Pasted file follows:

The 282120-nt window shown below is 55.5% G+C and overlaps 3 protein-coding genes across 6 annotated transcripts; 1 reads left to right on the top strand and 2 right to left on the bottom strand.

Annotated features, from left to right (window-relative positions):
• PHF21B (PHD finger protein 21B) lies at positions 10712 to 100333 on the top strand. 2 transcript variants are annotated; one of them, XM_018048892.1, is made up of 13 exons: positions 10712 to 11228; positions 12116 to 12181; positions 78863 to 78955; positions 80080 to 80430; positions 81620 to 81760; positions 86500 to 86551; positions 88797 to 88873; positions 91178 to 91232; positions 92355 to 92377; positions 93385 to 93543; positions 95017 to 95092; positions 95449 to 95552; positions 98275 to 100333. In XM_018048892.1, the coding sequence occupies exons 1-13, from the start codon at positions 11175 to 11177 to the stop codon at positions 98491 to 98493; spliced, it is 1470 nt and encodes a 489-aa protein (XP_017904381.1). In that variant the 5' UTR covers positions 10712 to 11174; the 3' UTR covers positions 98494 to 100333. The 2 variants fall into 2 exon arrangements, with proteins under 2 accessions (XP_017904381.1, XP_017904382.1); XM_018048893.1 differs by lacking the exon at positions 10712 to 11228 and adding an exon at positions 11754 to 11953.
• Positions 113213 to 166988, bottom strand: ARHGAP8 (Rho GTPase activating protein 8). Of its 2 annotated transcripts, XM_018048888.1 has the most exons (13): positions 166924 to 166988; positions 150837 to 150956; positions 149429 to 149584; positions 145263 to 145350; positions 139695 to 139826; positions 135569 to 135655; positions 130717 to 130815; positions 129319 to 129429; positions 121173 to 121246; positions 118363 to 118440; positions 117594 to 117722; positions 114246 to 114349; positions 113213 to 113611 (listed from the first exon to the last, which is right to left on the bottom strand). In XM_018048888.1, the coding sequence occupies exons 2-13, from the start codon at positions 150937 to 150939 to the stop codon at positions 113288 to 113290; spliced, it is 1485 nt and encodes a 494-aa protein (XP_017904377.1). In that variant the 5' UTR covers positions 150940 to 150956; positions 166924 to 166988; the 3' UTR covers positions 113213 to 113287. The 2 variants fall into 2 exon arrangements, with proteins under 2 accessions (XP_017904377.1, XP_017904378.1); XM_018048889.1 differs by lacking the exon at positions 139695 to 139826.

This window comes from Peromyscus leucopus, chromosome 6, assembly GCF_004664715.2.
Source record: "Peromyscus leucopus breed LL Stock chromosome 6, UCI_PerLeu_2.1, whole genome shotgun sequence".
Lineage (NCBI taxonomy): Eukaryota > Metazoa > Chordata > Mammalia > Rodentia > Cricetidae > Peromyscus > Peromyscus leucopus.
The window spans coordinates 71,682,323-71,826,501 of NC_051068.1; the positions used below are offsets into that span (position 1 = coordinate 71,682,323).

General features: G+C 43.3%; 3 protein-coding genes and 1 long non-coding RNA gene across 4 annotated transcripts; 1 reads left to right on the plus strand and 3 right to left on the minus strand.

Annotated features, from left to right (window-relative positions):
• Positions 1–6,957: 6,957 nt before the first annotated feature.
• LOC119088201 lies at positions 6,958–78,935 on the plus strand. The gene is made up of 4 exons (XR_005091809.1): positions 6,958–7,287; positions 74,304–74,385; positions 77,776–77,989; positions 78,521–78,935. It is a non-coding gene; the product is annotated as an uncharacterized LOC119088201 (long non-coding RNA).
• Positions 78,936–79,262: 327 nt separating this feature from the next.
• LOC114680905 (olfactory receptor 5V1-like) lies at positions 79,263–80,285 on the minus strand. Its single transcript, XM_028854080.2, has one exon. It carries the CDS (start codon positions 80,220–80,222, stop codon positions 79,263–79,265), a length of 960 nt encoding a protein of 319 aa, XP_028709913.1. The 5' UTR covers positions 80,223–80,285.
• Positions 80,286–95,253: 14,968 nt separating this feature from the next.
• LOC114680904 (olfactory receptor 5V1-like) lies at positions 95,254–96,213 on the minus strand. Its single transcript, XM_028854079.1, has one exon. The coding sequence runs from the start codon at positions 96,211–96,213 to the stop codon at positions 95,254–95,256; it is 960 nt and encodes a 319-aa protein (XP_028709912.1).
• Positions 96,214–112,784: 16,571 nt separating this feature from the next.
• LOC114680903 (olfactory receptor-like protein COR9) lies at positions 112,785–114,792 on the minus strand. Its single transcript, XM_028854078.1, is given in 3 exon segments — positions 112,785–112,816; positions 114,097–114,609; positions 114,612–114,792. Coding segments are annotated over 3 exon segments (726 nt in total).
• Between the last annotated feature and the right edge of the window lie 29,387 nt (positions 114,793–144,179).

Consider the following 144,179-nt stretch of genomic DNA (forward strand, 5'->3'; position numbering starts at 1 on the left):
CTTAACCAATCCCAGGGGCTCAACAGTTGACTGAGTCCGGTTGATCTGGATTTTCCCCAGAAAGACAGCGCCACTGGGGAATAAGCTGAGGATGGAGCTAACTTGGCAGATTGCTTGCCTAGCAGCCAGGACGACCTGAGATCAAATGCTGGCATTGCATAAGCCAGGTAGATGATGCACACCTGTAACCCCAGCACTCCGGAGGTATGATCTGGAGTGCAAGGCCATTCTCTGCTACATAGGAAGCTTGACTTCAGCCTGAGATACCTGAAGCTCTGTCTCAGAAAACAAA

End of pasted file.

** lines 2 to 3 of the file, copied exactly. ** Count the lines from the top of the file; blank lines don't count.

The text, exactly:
Annotated features, from left to right (window-relative positions):
• PHF21B (PHD finger protein 21B) lies at positions 10712 to 100333 on the top strand. 2 transcript variants are annotated; one of them, XM_018048892.1, is made up of 13 exons: positions 10712 to 11228; positions 12116 to 12181; positions 78863 to 78955; positions 80080 to 80430; positions 81620 to 81760; positions 86500 to 86551; positions 88797 to 88873; positions 91178 to 91232; positions 92355 to 92377; positions 93385 to 93543; positions 95017 to 95092; positions 95449 to 95552; positions 98275 to 100333. In XM_018048892.1, the coding sequence occupies exons 1-13, from the start codon at positions 11175 to 11177 to the stop codon at positions 98491 to 98493; spliced, it is 1470 nt and encodes a 489-aa protein (XP_017904381.1). In that variant the 5' UTR covers positions 10712 to 11174; the 3' UTR covers positions 98494 to 100333. The 2 variants fall into 2 exon arrangements, with proteins under 2 accessions (XP_017904381.1, XP_017904382.1); XM_018048893.1 differs by lacking the exon at positions 10712 to 11228 and adding an exon at positions 11754 to 11953.